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There are no Coincidences

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Showing 1-17 of 17 posts in this discussion
Initial post: Jan 10, 2012, 12:57:11 PM PST
C. Gramze says:
It has been said that there are no coincidences, and it's something I find to be true in my life. So, here's another "coincidence."

I am looking at books on Amazon, and find the Chofetz Chaim book. I have never heard of this man, and I am not totally certain what this book is about, but I feel like I ought to order it, and I do. I mention ordering it in this forum, and lo, Jeff is studying it with his family.

It arrived today and I read the introduction. I am totally blown away by how much I need to read and apply this book. I am totally blown away by the concept of Shmiras LaHoshon. I had only heard of lashon hara before. The positive flip side is so powerful! THIS is what we need to use as the guide for how to act in this forum!

In reply to an earlier post on Jan 10, 2012, 1:20:52 PM PST
Last edited by the author on Jan 10, 2012, 1:22:33 PM PST
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In reply to an earlier post on Jan 10, 2012, 1:38:53 PM PST
Emma says:
C. Gramze - I agree that we should all try to follow the Chofetz Chaim's teachings, both in "real life" and on this forum. I've been reading his Daily Companion - even after studying these laws for years, I always get something out of it.

For those who might not know, The Chofetz Chaim is Rabbi Yisroel Meir Kagan, who wrote extensively about the laws of speech and related topics. His name comes from a verse in Tehillim (Psalms) (34:14,15) "Mi ha'ish he'chafetz chaim ... netzor l'shoncha merah..." (Who is the man who desires [long] life? ... Guard your tongue from [speaking] evil)."

There is a Chofetz Chaim Heritage Foundation that puts out a lot of great information and programs, including a daily e-mail. The website for that is

In reply to an earlier post on Jan 10, 2012, 1:54:47 PM PST
jeffesq613 says:
Excellent post, C. Gramze. We all need to work on improving this forum. Thank you.

In reply to an earlier post on Jan 10, 2012, 1:55:54 PM PST
jeffesq613 says:
Good information, Emma. Thank you.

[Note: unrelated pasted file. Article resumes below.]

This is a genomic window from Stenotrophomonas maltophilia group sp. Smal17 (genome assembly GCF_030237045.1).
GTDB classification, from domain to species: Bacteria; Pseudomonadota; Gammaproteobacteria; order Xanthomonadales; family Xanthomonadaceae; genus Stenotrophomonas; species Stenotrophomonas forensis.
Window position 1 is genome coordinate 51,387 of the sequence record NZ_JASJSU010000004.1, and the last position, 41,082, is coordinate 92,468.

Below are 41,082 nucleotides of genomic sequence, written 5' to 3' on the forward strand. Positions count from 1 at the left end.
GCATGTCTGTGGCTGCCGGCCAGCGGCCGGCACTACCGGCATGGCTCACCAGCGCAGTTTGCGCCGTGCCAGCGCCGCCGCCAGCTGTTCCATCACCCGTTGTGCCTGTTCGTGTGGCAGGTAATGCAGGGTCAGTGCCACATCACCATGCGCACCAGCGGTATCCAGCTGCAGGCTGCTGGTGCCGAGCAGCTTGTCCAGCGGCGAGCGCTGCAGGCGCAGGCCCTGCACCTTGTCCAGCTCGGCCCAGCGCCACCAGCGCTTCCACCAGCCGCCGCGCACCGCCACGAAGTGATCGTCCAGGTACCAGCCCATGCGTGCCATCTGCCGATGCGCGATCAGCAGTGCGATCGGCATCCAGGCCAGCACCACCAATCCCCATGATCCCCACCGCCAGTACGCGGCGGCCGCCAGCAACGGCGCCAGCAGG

Posted on Jan 10, 2012, 2:34:10 PM PST
Last edited by the author on Jan 10, 2012, 2:35:15 PM PST
C. Gramze says:
Thank you, Emma, for the much-needed explanatory information. Also, thank you for the link to the website. I get so much worthless email - it will be nice to get something worthwhile. I've been on an unsubscribing kick, even unsubcribing to emails from places I shop at regularly. How did emails for "special notices and sales" morph into "send me emails daily??" I look forward to this positive contribution in my mailbox!

In reply to an earlier post on Jan 10, 2012, 2:58:41 PM PST
Emma says:
I'm glad I could help :)

In reply to an earlier post on Jan 10, 2012, 3:56:30 PM PST
Dakotawolf says:
Thank you for posting this. I don't have this book yet but it will be next on my list very soon.

Posted on Jan 10, 2012, 4:30:14 PM PST
Uncle Pinky says:
I am happy that you uncoincidentally found the Chofetz Chaim!
Putting his ideas into practice can help any person no matter what their outlook on other issues.
I have heard it told over that when the Chofetz Chaim passed yeshivos all across Europe and America said Kaddish for his Final Aliyah.

In reply to an earlier post on Jan 10, 2012, 4:55:14 PM PST
Dakotawolf says:
Which particular Chofets Chaim book did you get? I went on Artsctoll's site and they have several different ones.

Posted on Jan 12, 2012, 7:19:38 AM PST
jeffesq613 says:
A little off topic, but someone sent me this story, and I wanted to share it:

<The Christmas Tree